By Cherie Lowe
I love a blank page in a journal or a new document. Limitless possibilities stretch out in front of me. I could draw a picture or write a poem or take a more practical path, such as composing a to-do list. Potential bubbles up and my heart beats a little more quickly.
The blank slate and prospects of what might be invigorate my soul and a world of promise peeks around the corner.
Just like a blank page, a new year or a new month or a new week or even a new day provides opportunities galore. You can create a work of art, craft a goal or solve a problem. You can begin again or write the next chapter or close a door.
The pull toward resolutions course through our veins during the first days and weeks of January. We need change.
Where to begin?
The boundless options can lead to choice paralysis. We long to accomplish long standing objectives and originate new ideas. Caught up in our own fervor, we slip into old patterns, ditching our inner promises and allowing the blank page to remain untouched.
Write it down already
It turns out you might need an actual blank page to succeed this year, not a smartphone or a spreadsheet or mere wishful thinking. While research indicates only 8 percent of people actually keep their resolutions, writing down your goals increases your probability of success to nearly 42 percent.
So don’t leave that page blank. Use your trusty pen to specifically write down what you’d like to do in 2017.
Skip the generalizations
Pay off debt … get healthier … switch careers — each are noble aims. But general goals won’t help you architect true change. You need to be as specific as possible when it comes to your plans for this year. Drill down your intent into bite-sized steps and incremental micro goals. You’ll only get from where you are to where you want to go with a roadmap.
Celebrate the milestones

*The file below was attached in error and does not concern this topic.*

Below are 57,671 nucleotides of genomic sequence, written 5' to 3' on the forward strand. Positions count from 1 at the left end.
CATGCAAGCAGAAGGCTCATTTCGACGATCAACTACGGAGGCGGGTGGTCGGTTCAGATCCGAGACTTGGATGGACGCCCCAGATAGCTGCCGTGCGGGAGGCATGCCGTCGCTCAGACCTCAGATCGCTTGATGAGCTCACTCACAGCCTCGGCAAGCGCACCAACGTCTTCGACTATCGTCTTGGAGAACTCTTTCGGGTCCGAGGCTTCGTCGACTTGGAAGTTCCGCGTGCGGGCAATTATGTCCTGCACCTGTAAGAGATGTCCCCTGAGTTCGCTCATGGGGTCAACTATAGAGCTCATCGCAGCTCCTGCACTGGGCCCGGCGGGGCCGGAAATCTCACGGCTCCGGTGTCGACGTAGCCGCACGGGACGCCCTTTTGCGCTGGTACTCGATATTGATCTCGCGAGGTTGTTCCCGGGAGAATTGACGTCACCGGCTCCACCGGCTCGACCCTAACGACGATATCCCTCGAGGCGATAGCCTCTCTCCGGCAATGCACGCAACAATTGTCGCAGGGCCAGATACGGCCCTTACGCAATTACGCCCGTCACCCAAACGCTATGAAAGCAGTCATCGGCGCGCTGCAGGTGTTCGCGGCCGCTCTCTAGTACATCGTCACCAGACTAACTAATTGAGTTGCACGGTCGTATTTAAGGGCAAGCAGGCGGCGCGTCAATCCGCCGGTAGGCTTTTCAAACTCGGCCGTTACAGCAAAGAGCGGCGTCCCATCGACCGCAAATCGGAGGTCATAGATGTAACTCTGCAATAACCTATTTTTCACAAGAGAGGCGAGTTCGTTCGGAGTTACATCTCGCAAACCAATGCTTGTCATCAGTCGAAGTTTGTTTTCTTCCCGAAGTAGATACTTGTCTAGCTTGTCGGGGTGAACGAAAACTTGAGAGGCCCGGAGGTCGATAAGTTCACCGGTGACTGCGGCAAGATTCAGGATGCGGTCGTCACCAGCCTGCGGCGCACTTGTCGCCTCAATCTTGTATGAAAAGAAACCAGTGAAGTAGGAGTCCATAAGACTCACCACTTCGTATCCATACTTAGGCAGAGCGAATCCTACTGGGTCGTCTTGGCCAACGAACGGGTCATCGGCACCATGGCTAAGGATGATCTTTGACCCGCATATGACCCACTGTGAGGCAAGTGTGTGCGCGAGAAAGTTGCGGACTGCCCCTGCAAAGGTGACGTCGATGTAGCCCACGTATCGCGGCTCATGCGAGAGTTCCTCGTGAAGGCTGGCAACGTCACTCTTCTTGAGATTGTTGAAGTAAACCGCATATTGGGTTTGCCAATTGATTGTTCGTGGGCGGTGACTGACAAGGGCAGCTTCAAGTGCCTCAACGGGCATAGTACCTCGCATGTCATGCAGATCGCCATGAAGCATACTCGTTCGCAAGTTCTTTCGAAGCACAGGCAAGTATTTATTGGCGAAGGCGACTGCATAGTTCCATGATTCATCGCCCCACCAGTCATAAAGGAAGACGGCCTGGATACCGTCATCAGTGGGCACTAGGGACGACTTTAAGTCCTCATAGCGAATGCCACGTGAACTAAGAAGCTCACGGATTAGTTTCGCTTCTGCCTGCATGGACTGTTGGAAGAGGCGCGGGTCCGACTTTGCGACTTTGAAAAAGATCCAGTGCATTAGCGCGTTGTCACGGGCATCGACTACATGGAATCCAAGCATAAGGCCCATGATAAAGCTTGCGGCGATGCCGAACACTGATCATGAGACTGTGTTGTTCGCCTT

While we were paying off $127,000 in debt, we frequently paused to celebrate the small strides of achievement we made. Marking the “in between” motivated us toward much larger aspiration. When we paid off our car, we took a weekend trip to Chicago.After kicking $16,500 in credit card debt in the teeth, we packed up the family car and headed to an indoor waterpark. My husband wisely quips “What’s celebrated is repeated,” on a frequent basis. A small incentive can help focus your efforts effectively and propel you to completing your goals.
Phone a friend
Human beings were wired for community. We need each other to survive and if we are going to make great change, we need one another, too. Seek out a friend, coworker or family member who has similar designs for the new year.You’ll be able to encourage one another when the going gets rough and maybe even spend time together in the trenches, getting through the less pleasant parts of your journey.
Listen to people who have had success
Equally as important as someone standing shoulder to shoulder with you is finding voices of others who have set the same goal, accomplished it and lived to tell the story.One of the oddest things about dreaming big or chasing a new purpose is how many people pop up wanting to offer you advice. Strangely enough, few of them have realized that dream themselves. All sorts of opinions and strategies flow from their lips or even discouraging words instructing you to quit before you even begin.
Harder to find are those individuals who have been where you’re at and fought their way out. Those folks tend to be a bit more humble and less likely to consider themselves experts. Whether you have an actual conversation with a mentor or find books to guide your way, turn to those quieter voices with the story to back it up.
You don’t need resolutions. You don’t even need Jan. 1. You can choose to fill in the blank page on a Tuesday at 10:30 or in the middle of the night. Quit waiting for the perfect moment. Spoiler alert: It never arrives. Begin the difficult work of change marking now.
Greenwood resident Cherie Lowe and her husband paid off $127,000 in debt in four years and now live debt-free every day with their two kids. She is the author of “Slaying the Debt Dragon: How One Family Conquered Their Money Monster and Found an Inspired Happily Ever After.” Send questions, column ideas and comments to firstname.lastname@example.org.